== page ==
The US Treasury Department announced it will begin another round of sales of GM’s stock.
After GM’s registration statement made in April, it would be easier for the Treasury to sell the rest of 241.7 million shares or 18% of GM’s common stock. Since the 2009 bailout GM has been trying to get rid of the “Government Motors” tag and it seems that the company is close to eliminating the stigma. After the automaker’s bailout the Treasury owned 60.8% of GM and after GM’s November 2010 IPO the Treasury’s stock dropped to 32%.
“We are pleased with the progress to date and will continue exiting this investment in accordance with our previously announced plan and timetable, and in a manner that maximizes returns for taxpayers,” Tim Massad, Treasury assistant secretary for financial stability, said in a statement.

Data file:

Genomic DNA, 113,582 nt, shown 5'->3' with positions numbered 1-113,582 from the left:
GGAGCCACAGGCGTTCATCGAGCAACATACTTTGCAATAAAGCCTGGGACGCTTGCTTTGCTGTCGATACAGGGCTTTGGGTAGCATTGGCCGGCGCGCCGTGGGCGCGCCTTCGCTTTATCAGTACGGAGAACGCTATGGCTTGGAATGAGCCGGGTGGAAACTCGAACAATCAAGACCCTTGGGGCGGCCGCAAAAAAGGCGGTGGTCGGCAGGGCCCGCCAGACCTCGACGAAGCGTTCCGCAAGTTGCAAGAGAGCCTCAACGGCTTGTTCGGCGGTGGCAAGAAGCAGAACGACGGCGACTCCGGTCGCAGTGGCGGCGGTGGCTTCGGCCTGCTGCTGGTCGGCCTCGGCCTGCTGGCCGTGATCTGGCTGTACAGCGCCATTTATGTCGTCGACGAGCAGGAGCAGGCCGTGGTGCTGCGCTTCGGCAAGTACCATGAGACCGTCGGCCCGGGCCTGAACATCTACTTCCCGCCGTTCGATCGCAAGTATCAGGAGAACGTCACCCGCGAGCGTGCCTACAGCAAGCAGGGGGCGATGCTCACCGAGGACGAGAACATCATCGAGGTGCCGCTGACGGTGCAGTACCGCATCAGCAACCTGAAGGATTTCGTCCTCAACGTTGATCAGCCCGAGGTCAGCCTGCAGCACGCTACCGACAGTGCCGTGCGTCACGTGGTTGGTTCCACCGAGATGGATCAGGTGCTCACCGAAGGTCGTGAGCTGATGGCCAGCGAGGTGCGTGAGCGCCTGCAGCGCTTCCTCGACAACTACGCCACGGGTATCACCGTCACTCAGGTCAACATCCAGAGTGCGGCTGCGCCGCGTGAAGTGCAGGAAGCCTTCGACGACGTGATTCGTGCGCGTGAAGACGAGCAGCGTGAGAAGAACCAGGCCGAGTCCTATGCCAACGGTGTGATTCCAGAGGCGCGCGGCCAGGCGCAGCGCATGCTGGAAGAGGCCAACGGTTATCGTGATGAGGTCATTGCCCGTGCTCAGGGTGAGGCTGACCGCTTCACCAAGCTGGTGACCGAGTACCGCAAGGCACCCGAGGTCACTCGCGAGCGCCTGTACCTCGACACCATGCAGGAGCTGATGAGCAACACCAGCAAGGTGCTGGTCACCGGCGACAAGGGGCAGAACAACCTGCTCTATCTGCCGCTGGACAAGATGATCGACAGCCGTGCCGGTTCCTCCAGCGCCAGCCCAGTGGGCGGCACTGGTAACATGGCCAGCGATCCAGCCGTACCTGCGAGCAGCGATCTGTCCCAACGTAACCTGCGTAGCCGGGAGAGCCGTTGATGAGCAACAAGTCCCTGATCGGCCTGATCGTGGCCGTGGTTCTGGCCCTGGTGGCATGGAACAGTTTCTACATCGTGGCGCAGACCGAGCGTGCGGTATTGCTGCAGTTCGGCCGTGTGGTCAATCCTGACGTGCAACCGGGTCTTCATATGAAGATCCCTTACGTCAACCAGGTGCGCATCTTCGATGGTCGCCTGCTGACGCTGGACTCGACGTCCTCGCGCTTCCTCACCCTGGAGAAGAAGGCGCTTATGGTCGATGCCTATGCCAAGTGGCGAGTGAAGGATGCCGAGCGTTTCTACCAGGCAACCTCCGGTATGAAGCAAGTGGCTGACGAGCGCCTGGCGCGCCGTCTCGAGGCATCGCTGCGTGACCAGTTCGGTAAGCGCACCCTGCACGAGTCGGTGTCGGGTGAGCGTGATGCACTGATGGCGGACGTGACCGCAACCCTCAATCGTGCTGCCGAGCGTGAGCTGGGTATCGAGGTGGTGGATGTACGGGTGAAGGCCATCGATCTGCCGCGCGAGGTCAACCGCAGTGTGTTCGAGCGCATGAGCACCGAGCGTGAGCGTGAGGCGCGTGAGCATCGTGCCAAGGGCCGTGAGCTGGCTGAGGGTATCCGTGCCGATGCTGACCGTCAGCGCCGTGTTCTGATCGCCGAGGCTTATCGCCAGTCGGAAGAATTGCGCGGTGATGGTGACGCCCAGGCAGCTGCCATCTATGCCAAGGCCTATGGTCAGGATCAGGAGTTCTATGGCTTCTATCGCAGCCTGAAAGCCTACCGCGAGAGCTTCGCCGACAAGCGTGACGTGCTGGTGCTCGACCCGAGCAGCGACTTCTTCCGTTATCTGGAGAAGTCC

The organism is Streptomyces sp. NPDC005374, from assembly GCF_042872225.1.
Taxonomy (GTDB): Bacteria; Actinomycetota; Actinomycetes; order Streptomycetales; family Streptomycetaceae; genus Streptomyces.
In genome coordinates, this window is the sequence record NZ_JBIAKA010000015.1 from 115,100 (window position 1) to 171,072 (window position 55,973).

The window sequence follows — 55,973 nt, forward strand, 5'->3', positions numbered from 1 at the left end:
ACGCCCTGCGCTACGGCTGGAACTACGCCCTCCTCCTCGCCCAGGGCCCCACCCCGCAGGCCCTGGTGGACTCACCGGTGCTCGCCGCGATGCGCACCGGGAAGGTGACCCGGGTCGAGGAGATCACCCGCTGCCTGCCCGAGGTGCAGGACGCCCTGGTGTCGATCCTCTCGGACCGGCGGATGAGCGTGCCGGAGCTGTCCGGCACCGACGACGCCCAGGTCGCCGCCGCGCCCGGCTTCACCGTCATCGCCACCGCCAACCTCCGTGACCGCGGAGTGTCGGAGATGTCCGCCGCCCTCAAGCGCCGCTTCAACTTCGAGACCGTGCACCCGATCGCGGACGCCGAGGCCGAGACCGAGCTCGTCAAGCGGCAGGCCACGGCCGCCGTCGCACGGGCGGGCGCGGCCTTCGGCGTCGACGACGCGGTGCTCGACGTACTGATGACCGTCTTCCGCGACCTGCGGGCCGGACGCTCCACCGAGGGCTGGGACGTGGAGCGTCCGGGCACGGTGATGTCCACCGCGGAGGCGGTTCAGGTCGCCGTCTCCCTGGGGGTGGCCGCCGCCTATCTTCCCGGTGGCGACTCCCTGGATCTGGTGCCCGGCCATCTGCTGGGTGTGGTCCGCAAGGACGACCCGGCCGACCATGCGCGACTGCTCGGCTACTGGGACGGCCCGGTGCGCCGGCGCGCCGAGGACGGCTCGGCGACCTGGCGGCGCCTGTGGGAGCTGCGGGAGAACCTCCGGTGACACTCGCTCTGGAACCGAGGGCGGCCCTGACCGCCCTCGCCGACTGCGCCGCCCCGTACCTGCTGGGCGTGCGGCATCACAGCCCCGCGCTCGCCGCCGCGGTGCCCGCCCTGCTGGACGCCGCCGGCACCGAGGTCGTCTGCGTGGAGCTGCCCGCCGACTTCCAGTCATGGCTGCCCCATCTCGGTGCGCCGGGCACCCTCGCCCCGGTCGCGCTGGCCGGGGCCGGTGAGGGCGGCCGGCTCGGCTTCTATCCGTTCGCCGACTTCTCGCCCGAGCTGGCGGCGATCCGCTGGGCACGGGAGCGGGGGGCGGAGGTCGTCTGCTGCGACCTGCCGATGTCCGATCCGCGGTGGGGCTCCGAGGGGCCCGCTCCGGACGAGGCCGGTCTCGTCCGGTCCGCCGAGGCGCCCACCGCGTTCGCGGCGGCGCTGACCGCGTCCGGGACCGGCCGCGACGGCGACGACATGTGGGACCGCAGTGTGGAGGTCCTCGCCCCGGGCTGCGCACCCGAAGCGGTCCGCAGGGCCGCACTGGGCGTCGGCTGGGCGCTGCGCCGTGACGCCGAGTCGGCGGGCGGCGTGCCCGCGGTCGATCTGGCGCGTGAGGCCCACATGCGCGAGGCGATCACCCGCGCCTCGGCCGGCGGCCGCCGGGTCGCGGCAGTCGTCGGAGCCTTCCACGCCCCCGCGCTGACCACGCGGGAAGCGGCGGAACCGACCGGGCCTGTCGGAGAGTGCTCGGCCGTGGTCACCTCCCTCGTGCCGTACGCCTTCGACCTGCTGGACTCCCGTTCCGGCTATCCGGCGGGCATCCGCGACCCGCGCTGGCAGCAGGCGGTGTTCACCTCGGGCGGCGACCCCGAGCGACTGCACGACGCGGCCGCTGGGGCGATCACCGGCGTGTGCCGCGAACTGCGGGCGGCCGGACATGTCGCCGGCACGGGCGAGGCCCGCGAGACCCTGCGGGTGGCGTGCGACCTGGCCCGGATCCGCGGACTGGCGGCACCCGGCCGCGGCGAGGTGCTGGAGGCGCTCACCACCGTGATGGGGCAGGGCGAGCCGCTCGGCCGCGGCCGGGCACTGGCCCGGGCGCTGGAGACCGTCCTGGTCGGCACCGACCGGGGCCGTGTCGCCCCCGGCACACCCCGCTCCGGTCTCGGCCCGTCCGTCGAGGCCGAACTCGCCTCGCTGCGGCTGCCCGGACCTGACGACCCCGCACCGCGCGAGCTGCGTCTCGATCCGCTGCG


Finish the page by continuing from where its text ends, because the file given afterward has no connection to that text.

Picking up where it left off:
In December, after GM bought back 200 million shares, the Treasury announced it plans to fully exit the company in the following 12 to 15 months. By April the US government managed to recover $30.4 billion of the $49.5 billion used for GM’s bailout. Back in December, GM CEO Dan Akerson said that the Treasury’s exit “is an important step in bringing closure to the successful auto industry rescue,” and “further removes the perception of government ownership.”